Whenever an increase in supply or inflation is discussed, there is often a mention of money printing presses. This inadvertently leaves a misleading impression that all money in circulation comes from a physical printing press.
Indeed, it used to be the case that all fiat money (bills and coins) in circulation came from a printing and minting press. However, how money enters, stays, and leaves circulation has changed significantly. In particular, much of the money in circulation today is held and spent as entries in computer servers managed by financial institutions.
Yuval Noah Harari, a professor of history and author of several best-selling books, including Sapiens: A Brief History of Humankind and Homo Deus: A Brief History of Tomorrow, has described money as ‘collective fiction’ and ‘faith-based object,’ whose value is nothing more than a shared narrative.
In a podcast interview, Professor Harari indicated that more than 90% of all money in the world is just computer entries. According to his research, of the $60 trillion of the total value of money worldwide, only $6 trillion is in physical cash or coins.
Nevertheless, even in the digital form, there is a ‘printing press’ system through which money gets in and out of circulation, especially as part of the central bank’s monetary policy implementation.
While physical bills and coins come into circulation through physical printing and issuance through the banking system, non-physical cash gets into circulation primarily through fiscal and monetary stimulus programs.
As the name suggests, stimulus programs are intended to stimulate the economy, especially during times of recession. This is generally achieved by putting more money in the hands of businesses and individuals so that they can consume more and create more demand for goods and services.
This, in turn, makes producers, manufacturers, and service providers expand their operations, which also includes demanding more raw materials from the market and hiring more people.
The actual program can be achieved using the following fiscal and monetary policy tools:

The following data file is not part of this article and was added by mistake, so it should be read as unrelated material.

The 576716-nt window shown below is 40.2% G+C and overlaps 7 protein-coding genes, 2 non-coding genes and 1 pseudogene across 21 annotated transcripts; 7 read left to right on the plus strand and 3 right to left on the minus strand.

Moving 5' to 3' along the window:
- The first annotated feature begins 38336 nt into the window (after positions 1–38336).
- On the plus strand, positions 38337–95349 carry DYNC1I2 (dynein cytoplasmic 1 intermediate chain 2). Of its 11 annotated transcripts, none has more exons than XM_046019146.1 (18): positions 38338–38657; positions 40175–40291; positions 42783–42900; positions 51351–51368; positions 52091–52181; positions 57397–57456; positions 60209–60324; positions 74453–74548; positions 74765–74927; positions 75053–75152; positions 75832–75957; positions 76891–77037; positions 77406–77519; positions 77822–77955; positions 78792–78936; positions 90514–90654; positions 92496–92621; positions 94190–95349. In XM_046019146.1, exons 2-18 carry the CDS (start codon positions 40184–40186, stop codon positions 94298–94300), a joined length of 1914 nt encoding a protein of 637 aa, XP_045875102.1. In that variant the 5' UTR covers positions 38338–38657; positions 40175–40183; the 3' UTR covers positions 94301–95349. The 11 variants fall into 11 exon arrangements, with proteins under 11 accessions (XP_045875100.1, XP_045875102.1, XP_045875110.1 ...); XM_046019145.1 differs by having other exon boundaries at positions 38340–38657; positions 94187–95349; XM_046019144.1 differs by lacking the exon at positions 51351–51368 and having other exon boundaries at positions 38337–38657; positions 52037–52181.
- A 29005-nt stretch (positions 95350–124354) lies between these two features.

Government increasing spending
Building new roads, railway lines, and airports often increases capacity, improves efficiency, and creates new economic opportunities. However, sometimes the construction of the new infrastructure also serves the purpose of injecting new money into the economy to spur the growth of demand and supply in markets.
The government has many reasons to create new money and release it to the economy. That includes paying contractors to build new infrastructure, such as roads, bridges, railroads, and housing. The contractors, in turn, pay their own suppliers and subcontractors. This way, the money trickles down to small businesses and individuals.
The government might also increase the money supply by expanding its social programs such as health insurance, housing subsidies, food assistance, child care, and cash transfers.
Government buying assets
This is another option the government has when it needs to inject new money into the economy. During the 2008 financial crisis, the US government put significant money into failing financial institutions and manufacturers.
Through the Emergency Economic Stabilization Act of 2008, often called the ‘bank bailout of 2008,’ the US government bought stocks and other risky assets held by struggling companies. In particular, the treasury spent about $700 billion to buy assets of failing banks and insurance companies.
FOMC – Monetary policy interest
The government incentivizes businesses and individuals to borrow more by lowering interest rates, which is the cost of credit. This also supports the fractional reserve system, which allows commercial banks to lend out up to 90% of the money they hold as deposits.
In the US, this process is managed by the Federal Reserve through the Federal Open Market Committee (FOMC), which sits after every six weeks to determine, among other financial market issues, the interest rates (Federal Funds Rate) at which depository institutions such as banks and credit unions can lend reserve balances to other depository institutions overnight on an uncollateralized basis. The committee also ensures the institutions maintain reserve requirements.
Those who borrow the reserve held by depository institutions lend it to others or spend it on goods and services from businesses that then deposit it back to the institutions that had a moment earlier issued it as loans. The banks then proceed to issue new credit using the new deposits. This cycle can repeat itself many times and, in the process, add a significant amount of new money into circulation.
When the government wants to bring down inflation, one of the measures it can take is to decrease the Federal Funds Rate and, therefore, discourage businesses and individuals from taking loans, which in turn reduces their expenditure.
The revenue service leaves more money in circulation by lowering the taxes businesses and individuals pay. On the other hand, when taxes are high, businesses and individuals have less money to spend.
Grants to businesses and families